Alasdair Haynes, founder and CEO, Aquis Exchange
I can’t imagine that the first quarter, or even the first half, of 2019 will be dominated by anything other than Brexit. Either there is going to be an escalation of the frantic rush to get everything in place for whatever type of deal has been agreed or there will be total chaos should we end up with a ‘no deal’, or even a ‘no Brexit’, scenario. In such an atmosphere, we can expect market volatility to soar as rumours, statements and counter-statements fill the void. However, taking a longer view and a more global one, I think 2019 will be a year of politics not economics.
Peter Randall, president, SETL
2019 is a year when politics will trump business. Instability between the two biggest trade blocs, China and the USA, uncertainty in the relationship between the UK and the EC, and troubling re-alignments in the near and middle East, coupled with on-going background worries about global terrorism and cyber disruption present a difficult to navigate backdrop for markets in 2019.
It is likely that most of this is already in the prices for most assets but central bank actions in response to the termination of the various quantitative easing programmes will likely reveal tighter than expected bond markets which may push up interest rates as well. Expect volatility, remember it is your friend. I expect to see markets creeping around looking for action, then bursts of frenetic adjustments followed by periods of ennui.
Curtis Ravenel, global head of sustainable business & finance, Bloomberg
ESG is likely to be a key agenda item for buy-side firms globally next year. European institutional investors are increasingly asking for greater disclosure of ESG factors, in anticipation of the introduction of new EU rules requiring investors and asset-managers to include ESG considerations in their investment decision-making process. This is beginning to have spill-over effects in the US and other jurisdictions, as European clients are asking their investment managers, regardless of location, to disclose ESG factors influencing portfolio construction.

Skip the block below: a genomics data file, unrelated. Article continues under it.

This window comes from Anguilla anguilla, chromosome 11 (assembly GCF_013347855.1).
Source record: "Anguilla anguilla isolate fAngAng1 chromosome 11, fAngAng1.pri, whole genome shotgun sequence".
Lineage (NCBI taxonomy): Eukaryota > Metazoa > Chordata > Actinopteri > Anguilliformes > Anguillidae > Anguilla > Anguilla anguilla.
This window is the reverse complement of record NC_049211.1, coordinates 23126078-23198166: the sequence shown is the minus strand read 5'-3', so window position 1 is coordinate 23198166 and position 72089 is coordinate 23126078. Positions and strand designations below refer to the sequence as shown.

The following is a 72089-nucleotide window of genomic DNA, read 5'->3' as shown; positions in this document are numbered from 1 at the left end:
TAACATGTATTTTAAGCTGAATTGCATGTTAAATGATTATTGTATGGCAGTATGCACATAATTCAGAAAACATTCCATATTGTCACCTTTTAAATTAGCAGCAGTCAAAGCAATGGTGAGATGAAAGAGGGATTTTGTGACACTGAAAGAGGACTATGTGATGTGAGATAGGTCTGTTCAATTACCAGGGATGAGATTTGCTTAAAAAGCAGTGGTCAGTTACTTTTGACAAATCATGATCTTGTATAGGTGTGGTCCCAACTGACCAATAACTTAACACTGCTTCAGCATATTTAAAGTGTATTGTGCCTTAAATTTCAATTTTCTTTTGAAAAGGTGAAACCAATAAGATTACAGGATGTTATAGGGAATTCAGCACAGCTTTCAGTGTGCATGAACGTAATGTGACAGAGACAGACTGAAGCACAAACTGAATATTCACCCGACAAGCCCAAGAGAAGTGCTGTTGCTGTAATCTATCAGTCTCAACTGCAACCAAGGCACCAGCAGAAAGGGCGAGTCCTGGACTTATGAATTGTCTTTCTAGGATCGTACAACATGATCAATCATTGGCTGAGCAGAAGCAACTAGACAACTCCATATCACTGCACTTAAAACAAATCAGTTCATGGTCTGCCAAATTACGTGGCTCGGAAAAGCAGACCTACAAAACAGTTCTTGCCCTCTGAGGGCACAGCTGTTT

Companies are also starting to be pressured to disclose how they are managing climate-related risks and provide more high quality ESG information, in a manner which is consistent with the recommendations of the FSB Task Force on Climate-related Financial Disclosure (TCFD), and the Sustainability Accounting Standards Board (SASB), which focus on sector-specific, financially material climate and sustainability issues.
Cécile Nagel, CEO, EuroCCPBrexit will continue to dominate the agenda. While market participants have already invested significant resources preparing for the UK’s departure from the EU, unknowns remain. Thus far the industry has focused on the official exit date. However, 29 March will only mark the beginning of fundamental changes that will affect financial services firms throughout 2019 and beyond. I also expect regulatory change and M&A to continue to drive the agenda for market infrastructure, especially as firms look to build out their technology and broaden their products and services offering.